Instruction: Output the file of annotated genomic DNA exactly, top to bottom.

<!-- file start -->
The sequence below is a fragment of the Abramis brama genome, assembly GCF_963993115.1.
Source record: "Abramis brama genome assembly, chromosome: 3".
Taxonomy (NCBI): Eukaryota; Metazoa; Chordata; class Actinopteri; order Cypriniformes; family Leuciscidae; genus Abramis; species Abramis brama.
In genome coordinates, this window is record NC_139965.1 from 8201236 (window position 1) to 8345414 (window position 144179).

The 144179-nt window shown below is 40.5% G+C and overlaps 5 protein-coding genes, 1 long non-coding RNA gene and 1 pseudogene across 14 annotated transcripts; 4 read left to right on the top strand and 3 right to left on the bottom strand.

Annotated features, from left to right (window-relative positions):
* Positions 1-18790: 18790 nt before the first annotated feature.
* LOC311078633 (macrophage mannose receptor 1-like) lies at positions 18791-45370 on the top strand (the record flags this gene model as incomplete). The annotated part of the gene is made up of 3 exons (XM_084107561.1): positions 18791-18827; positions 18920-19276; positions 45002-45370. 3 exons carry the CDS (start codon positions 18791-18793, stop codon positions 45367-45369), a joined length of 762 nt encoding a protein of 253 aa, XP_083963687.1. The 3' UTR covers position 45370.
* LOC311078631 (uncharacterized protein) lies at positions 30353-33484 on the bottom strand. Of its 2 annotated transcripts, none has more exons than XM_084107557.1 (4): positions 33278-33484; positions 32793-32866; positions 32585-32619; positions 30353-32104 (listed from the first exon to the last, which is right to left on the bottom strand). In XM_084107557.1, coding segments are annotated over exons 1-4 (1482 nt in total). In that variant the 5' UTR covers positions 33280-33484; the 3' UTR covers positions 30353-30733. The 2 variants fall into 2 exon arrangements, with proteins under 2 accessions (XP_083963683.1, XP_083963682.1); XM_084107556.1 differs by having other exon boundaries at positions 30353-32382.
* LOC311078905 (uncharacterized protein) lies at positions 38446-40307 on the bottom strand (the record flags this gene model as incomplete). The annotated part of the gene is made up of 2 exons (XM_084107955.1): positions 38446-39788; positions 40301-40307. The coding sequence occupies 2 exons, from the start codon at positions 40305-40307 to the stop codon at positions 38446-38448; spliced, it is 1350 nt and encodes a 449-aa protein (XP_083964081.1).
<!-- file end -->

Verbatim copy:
The sequence below is a fragment of the Abramis brama genome, assembly GCF_963993115.1.
Source record: "Abramis brama genome assembly, chromosome: 3".
Taxonomy (NCBI): Eukaryota; Metazoa; Chordata; class Actinopteri; order Cypriniformes; family Leuciscidae; genus Abramis; species Abramis brama.
In genome coordinates, this window is record NC_139965.1 from 8201236 (window position 1) to 8345414 (window position 144179).

The 144179-nt window shown below is 40.5% G+C and overlaps 5 protein-coding genes, 1 long non-coding RNA gene and 1 pseudogene across 14 annotated transcripts; 4 read left to right on the top strand and 3 right to left on the bottom strand.

Annotated features, from left to right (window-relative positions):
* Positions 1-18790: 18790 nt before the first annotated feature.
* LOC311078633 (macrophage mannose receptor 1-like) lies at positions 18791-45370 on the top strand (the record flags this gene model as incomplete). The annotated part of the gene is made up of 3 exons (XM_084107561.1): positions 18791-18827; positions 18920-19276; positions 45002-45370. 3 exons carry the CDS (start codon positions 18791-18793, stop codon positions 45367-45369), a joined length of 762 nt encoding a protein of 253 aa, XP_083963687.1. The 3' UTR covers position 45370.
* LOC311078631 (uncharacterized protein) lies at positions 30353-33484 on the bottom strand. Of its 2 annotated transcripts, none has more exons than XM_084107557.1 (4): positions 33278-33484; positions 32793-32866; positions 32585-32619; positions 30353-32104 (listed from the first exon to the last, which is right to left on the bottom strand). In XM_084107557.1, coding segments are annotated over exons 1-4 (1482 nt in total). In that variant the 5' UTR covers positions 33280-33484; the 3' UTR covers positions 30353-30733. The 2 variants fall into 2 exon arrangements, with proteins under 2 accessions (XP_083963683.1, XP_083963682.1); XM_084107556.1 differs by having other exon boundaries at positions 30353-32382.
* LOC311078905 (uncharacterized protein) lies at positions 38446-40307 on the bottom strand (the record flags this gene model as incomplete). The annotated part of the gene is made up of 2 exons (XM_084107955.1): positions 38446-39788; positions 40301-40307. The coding sequence occupies 2 exons, from the start codon at positions 40305-40307 to the stop codon at positions 38446-38448; spliced, it is 1350 nt and encodes a 449-aa protein (XP_083964081.1).